For 10 years, Steph Leese, a lone woman on a building site put up with sexual harassment.
“I used to get comments about my breasts, about the size of my bum and things like that,” she said. “It just really wasn’t nice.”
In the end, the harassment drove her out of construction work and she said that reporting it was never an option.
“I thought it would be laughed at,” she said. “I thought it would give them even more ammunition to say that I shouldn’t belong on a building site if I couldn’t take the ‘banter’.”
According to the union TUC, more than half of women have been sexually harassed at work but the vast majority didn’t report it to their employer.
Of those surveyed, 28% said that they thought reporting it would impact on their work relationships.
Employment barrister Harini Iyengar said that is starting to change.
“Individuals are starting to look back at those experiences at work and wondering whether it is something they should be complaining about informally or formally internally or outside by going to court,” she said.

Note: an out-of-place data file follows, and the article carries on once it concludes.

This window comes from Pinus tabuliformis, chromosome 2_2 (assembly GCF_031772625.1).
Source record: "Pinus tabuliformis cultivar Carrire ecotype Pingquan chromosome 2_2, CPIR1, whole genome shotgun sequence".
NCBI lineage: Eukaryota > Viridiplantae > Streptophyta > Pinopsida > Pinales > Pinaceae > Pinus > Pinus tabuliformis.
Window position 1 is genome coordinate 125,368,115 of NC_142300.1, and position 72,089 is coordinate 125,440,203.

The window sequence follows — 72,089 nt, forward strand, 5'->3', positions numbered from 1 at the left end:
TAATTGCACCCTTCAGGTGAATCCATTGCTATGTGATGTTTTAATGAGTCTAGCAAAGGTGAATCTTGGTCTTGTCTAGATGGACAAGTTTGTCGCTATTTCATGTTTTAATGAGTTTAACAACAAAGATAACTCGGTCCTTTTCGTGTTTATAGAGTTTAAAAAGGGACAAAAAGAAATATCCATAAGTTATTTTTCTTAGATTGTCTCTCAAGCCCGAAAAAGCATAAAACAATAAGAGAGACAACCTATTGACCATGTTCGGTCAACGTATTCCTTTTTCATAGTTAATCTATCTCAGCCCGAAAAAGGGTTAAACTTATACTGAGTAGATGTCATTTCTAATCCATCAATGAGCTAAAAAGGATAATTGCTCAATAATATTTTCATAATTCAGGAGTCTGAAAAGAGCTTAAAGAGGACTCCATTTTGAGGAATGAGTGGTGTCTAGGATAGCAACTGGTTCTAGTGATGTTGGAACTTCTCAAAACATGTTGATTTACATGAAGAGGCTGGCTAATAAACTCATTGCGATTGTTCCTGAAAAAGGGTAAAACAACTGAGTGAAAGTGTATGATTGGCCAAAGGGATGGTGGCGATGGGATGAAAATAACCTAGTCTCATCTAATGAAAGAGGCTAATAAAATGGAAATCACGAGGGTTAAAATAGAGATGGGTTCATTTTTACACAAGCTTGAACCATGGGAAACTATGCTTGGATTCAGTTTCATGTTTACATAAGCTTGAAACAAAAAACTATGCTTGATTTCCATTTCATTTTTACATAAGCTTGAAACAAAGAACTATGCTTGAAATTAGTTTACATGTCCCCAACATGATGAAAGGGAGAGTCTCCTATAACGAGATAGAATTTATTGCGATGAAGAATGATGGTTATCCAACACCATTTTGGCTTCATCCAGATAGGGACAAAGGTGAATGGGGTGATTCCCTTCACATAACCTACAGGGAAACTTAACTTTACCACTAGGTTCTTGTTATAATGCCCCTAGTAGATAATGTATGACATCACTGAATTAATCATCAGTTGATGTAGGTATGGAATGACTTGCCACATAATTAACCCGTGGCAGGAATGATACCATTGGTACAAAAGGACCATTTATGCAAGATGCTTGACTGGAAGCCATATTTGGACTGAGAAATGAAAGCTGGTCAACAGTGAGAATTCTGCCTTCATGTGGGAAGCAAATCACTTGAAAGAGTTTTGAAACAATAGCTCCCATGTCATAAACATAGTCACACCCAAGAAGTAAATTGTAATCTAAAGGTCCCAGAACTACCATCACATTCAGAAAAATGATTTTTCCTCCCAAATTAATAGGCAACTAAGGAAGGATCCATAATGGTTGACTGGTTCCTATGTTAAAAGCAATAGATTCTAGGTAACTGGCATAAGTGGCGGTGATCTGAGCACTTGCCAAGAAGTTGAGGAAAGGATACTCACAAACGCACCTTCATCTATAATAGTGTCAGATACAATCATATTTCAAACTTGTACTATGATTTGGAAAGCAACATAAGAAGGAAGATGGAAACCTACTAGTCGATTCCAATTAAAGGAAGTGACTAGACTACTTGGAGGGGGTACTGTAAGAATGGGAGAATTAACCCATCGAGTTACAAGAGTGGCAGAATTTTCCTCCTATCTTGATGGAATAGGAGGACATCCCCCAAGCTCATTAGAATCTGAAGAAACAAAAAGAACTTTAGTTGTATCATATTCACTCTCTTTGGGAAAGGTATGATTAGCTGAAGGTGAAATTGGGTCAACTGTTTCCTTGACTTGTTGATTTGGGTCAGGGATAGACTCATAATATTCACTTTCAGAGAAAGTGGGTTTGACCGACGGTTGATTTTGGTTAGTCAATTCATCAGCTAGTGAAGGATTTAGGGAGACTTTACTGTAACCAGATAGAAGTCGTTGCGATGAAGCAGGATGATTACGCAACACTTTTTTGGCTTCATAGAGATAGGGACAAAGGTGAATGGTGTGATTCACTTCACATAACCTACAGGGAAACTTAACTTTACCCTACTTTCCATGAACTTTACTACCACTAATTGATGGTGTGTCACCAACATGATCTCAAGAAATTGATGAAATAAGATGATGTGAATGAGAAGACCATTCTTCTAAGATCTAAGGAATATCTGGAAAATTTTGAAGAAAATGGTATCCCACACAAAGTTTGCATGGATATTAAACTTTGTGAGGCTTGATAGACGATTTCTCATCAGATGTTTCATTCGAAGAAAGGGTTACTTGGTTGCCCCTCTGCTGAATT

Audrey White was one of the first women to stand up and fight against workplace harassment in the 1980s.
She was the manager of a clothes store in Liverpool in 1983 when her area manager sexually harassed four women in her team. Audrey complained and was sacked. Working with her union, she organised pickets at the company’s stores and eventually won her case. Despite her victory, 35 years on Audrey says nothing has changed for women in low paid jobs.
“If you’re on a zero hour contract or casual contract,” she said. “You’re not going to say ‘look, I’m not having this’.
“Because you know that contract won’t be renewed.”
But some women have never seen bad behaviour.
The team at A1 Flues factory in Nottingham say that mutual trust is the key.
Boss TJ Duncan-Moir said a woman in the top job helps.
“They can come to me if there is a problem,” she said.
More women working has brought increased awareness and changed attitudes and in some places enabled more women to speak out.